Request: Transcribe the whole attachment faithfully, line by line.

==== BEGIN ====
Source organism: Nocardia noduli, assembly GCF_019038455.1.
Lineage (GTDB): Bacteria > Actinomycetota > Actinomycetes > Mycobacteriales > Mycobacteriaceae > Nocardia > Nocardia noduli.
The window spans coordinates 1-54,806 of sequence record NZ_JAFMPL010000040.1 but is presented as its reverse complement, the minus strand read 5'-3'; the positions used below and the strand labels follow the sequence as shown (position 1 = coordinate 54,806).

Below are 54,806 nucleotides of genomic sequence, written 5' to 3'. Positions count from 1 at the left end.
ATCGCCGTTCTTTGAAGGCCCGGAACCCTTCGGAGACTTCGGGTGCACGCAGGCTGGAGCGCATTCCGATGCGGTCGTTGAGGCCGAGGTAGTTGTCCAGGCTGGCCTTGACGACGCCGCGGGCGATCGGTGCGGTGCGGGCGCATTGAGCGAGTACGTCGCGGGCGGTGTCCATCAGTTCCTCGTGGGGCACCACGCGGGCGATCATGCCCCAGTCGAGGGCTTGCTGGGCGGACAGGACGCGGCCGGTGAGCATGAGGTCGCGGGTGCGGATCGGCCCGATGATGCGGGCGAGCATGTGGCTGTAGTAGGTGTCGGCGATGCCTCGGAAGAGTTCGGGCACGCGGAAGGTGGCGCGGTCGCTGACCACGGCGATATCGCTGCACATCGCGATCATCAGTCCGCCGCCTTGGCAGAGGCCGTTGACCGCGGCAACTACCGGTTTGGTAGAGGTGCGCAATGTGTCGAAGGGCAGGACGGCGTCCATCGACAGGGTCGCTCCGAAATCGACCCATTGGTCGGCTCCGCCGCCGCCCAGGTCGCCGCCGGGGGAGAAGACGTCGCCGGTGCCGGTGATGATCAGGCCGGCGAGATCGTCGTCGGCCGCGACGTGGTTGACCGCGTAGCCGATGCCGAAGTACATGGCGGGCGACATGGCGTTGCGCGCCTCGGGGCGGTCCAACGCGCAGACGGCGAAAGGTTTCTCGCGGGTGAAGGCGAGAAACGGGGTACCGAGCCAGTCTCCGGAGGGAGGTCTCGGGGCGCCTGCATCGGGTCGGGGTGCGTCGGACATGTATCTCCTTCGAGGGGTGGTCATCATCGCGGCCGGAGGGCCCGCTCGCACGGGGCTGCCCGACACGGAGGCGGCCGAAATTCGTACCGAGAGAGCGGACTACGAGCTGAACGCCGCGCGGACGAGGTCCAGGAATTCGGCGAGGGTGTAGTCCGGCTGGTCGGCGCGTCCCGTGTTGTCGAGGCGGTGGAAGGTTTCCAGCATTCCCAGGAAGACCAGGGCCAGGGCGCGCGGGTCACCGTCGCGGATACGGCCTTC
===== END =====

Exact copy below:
Source organism: Nocardia noduli, assembly GCF_019038455.1.
Lineage (GTDB): Bacteria > Actinomycetota > Actinomycetes > Mycobacteriales > Mycobacteriaceae > Nocardia > Nocardia noduli.
The window spans coordinates 1-54,806 of sequence record NZ_JAFMPL010000040.1 but is presented as its reverse complement, the minus strand read 5'-3'; the positions used below and the strand labels follow the sequence as shown (position 1 = coordinate 54,806).

Below are 54,806 nucleotides of genomic sequence, written 5' to 3'. Positions count from 1 at the left end.
ATCGCCGTTCTTTGAAGGCCCGGAACCCTTCGGAGACTTCGGGTGCACGCAGGCTGGAGCGCATTCCGATGCGGTCGTTGAGGCCGAGGTAGTTGTCCAGGCTGGCCTTGACGACGCCGCGGGCGATCGGTGCGGTGCGGGCGCATTGAGCGAGTACGTCGCGGGCGGTGTCCATCAGTTCCTCGTGGGGCACCACGCGGGCGATCATGCCCCAGTCGAGGGCTTGCTGGGCGGACAGGACGCGGCCGGTGAGCATGAGGTCGCGGGTGCGGATCGGCCCGATGATGCGGGCGAGCATGTGGCTGTAGTAGGTGTCGGCGATGCCTCGGAAGAGTTCGGGCACGCGGAAGGTGGCGCGGTCGCTGACCACGGCGATATCGCTGCACATCGCGATCATCAGTCCGCCGCCTTGGCAGAGGCCGTTGACCGCGGCAACTACCGGTTTGGTAGAGGTGCGCAATGTGTCGAAGGGCAGGACGGCGTCCATCGACAGGGTCGCTCCGAAATCGACCCATTGGTCGGCTCCGCCGCCGCCCAGGTCGCCGCCGGGGGAGAAGACGTCGCCGGTGCCGGTGATGATCAGGCCGGCGAGATCGTCGTCGGCCGCGACGTGGTTGACCGCGTAGCCGATGCCGAAGTACATGGCGGGCGACATGGCGTTGCGCGCCTCGGGGCGGTCCAACGCGCAGACGGCGAAAGGTTTCTCGCGGGTGAAGGCGAGAAACGGGGTACCGAGCCAGTCTCCGGAGGGAGGTCTCGGGGCGCCTGCATCGGGTCGGGGTGCGTCGGACATGTATCTCCTTCGAGGGGTGGTCATCATCGCGGCCGGAGGGCCCGCTCGCACGGGGCTGCCCGACACGGAGGCGGCCGAAATTCGTACCGAGAGAGCGGACTACGAGCTGAACGCCGCGCGGACGAGGTCCAGGAATTCGGCGAGGGTGTAGTCCGGCTGGTCGGCGCGTCCCGTGTTGTCGAGGCGGTGGAAGGTTTCCAGCATTCCCAGGAAGACCAGGGCCAGGGCGCGCGGGTCACCGTCGCGGATACGGCCTTC